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Former President Gerald Ford Dead at 93

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One of America's "good Presidents" died today. Gerald Ford, who became the first and only unelected President of the United States when Richard Nixon resigned from office (Ford had been nominated by Nixon and confirmed by the US Senate to replace Vice President Spiro Agnew, who had resigned earlier), was not a great President but was a good one and a good man as well.

His brief Presidency featured two dramatic events.

First was his almost immediate pardon of Nixon from any and all crimes he may have committed (while controversial at the time it has since become widely affirmed as a wise, long-sighted, and correct decision).

Second were the two unsuccessful assassination attempts made on Ford in a three-week period by two women, Lynette "Squeaky" Fromme (in San Francisco) and Sara Jane Moore (in Sacramento) in the fall of 1975.

Photobucket - Video and Image HostingFord is also unique in that he did not seek the Presidency but accepted the office (it was widely believed that Nixon would not complete his second term when Ford was appointed VP) out of a sincere desire to serve his country and lead it through one of the worst crises in its history.

He led simply and, in many areas he led with hesitation and uncertainty (consider his approach to the "Swine Flu," his Edsel-like "WIN" ("Whip Inflation Now") program, and misplaced (and uninspiring) honesty(?) in his 1975 state of the union address when he declared, "the state of the union is not good."

Among his virtues I suppose the one that stands out the most was his sincere humility. Ford did not seek the limelight of fame and popularity either during his presidency or after his retirement from public office.

Ford was a quiet, uncomplicated and honest man. He may not have been great… but he was good.

And that is more than enough to justify honoring him on the occasion of his passing.

Footnote: Ford recently passed Ronald Reagan as the longest living former President.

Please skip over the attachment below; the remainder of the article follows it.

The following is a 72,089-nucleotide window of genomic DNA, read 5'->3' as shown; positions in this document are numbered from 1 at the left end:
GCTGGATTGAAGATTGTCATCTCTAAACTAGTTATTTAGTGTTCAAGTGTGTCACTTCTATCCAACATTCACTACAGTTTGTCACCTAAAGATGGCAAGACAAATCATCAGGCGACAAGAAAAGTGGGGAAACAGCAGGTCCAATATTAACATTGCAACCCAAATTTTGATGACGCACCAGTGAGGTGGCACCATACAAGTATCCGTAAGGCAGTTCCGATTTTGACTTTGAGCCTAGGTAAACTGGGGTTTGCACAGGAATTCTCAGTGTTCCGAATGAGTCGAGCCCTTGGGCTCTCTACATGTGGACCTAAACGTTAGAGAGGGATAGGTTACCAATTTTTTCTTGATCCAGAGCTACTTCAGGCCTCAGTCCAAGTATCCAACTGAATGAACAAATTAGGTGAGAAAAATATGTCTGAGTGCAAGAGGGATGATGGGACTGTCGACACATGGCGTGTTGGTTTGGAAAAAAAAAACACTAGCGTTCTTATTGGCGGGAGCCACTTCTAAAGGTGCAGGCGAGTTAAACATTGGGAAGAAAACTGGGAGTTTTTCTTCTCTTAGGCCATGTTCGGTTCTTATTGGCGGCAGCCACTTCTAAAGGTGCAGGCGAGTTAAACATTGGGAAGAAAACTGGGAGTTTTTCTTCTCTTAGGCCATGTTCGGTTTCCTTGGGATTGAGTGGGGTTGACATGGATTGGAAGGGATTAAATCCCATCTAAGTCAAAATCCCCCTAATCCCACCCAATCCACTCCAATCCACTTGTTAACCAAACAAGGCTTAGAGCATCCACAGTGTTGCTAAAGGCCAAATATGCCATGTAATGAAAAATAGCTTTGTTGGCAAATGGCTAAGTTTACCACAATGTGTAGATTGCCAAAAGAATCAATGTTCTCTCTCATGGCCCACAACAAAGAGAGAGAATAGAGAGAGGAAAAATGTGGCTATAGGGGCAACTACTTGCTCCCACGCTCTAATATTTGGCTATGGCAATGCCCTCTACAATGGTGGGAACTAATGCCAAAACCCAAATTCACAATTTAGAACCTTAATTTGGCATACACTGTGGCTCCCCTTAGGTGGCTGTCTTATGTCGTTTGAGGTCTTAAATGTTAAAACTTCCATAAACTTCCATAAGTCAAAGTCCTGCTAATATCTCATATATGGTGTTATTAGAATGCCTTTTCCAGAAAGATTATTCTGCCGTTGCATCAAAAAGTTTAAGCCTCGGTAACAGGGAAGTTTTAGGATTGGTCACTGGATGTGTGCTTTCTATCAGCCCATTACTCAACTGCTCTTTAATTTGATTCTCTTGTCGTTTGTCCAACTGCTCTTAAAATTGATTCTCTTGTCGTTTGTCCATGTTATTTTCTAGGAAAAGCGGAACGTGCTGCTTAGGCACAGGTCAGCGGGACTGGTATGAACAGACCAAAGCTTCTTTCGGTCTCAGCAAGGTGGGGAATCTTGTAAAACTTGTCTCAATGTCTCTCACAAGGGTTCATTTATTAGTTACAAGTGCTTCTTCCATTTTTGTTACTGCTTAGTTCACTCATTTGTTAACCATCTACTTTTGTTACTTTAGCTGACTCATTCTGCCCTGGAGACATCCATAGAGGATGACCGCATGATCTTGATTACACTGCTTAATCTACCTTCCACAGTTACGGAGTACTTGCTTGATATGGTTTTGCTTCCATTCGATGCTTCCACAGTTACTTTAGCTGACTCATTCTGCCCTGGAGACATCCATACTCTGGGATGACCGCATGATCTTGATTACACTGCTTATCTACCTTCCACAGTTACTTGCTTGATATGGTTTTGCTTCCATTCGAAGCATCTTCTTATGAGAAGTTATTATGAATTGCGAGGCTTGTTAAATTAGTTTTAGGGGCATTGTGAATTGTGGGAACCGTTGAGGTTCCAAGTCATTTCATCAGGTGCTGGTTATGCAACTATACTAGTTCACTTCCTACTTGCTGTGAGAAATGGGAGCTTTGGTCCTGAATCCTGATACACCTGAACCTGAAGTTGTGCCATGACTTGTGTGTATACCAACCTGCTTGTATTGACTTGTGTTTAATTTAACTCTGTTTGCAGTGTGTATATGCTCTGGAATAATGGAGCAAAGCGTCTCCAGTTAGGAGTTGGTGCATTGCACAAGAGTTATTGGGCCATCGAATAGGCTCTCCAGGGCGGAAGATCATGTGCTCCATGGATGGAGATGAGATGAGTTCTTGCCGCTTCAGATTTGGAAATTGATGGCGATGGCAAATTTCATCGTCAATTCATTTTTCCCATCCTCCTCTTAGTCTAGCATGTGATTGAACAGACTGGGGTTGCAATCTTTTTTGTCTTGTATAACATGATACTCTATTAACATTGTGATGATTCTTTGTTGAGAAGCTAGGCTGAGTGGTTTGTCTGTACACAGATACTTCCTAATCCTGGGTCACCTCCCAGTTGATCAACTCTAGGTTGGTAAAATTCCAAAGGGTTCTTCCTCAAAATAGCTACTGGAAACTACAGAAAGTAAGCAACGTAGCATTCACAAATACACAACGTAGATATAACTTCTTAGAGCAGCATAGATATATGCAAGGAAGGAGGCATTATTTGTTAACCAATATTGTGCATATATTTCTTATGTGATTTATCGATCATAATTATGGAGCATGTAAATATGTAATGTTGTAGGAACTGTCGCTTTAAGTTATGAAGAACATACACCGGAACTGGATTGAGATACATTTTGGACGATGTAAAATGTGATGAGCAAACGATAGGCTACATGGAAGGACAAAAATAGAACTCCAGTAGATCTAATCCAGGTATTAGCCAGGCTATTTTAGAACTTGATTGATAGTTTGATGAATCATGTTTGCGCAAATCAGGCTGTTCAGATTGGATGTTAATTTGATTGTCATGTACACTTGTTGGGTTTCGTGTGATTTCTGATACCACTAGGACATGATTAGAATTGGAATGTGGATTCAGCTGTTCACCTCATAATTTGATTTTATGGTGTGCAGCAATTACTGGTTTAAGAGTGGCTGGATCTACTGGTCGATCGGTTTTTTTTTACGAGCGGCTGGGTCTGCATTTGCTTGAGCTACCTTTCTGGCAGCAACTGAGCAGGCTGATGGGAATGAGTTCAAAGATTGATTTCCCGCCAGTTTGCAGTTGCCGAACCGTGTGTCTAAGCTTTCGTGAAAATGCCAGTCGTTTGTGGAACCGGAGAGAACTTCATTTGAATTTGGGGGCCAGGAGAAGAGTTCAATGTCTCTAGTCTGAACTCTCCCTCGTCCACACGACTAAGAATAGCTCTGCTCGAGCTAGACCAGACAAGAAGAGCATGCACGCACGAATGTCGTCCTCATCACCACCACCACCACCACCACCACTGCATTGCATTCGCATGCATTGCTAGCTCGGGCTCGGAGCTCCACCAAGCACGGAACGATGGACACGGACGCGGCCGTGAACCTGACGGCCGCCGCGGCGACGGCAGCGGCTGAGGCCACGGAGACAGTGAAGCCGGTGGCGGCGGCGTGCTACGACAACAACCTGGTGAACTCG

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  • Sylvia Muffaleto

    “Widely affirmed”?

    From Bob Woodward’s article:

    Pres. Ford: “I looked upon [Nixon] as my personal friend. And I always treasured our relationship. And I had no hesitancy about granting the pardon, because I felt that we had this relationship and that I didn’t want to see my real friend have the stigma.”

    Yeah, that sounds like he did it to save the country.

  • Sylvia, well . . . maybe Nixon’s pardon wasn’t (from Ford’s point of view) a “wise” nor a “far-sighted” decision. But I still believe that history has shown that it was a “correct” decision.

    As one who went through that era as a draft-eligible young man I can say that the pardon of “draft-dodgers” that had fled to Canada, etc., was equally correct. The “system” was already widely perceived has being broken. Putting Nixon on trial for crimes committed while President of the United States would not, at that time in our history, have done anything to “fix” anything.

    If anything, Nixon’s punishment for his crimes had already been handed down. His sentence? 1. Resignation (in disgrace) from the presidency, and; 2. Spending the rest of his life living in the shame of that resignation.

    Satis est. It is enough.

  • Bliffle

    The purpose of the pardon was to exculpate his supporters, not Nixon. Now, all these years later, the deadenders who supported Nixon to the end can feel guilt-free. In fact, by spreading the blame to fictional ideas of national malaise and spreading the blame to everyone in the US they can say “we are all guilty”, much as the Bush deadenders said later “everyone thought there were WMD in Iraq”.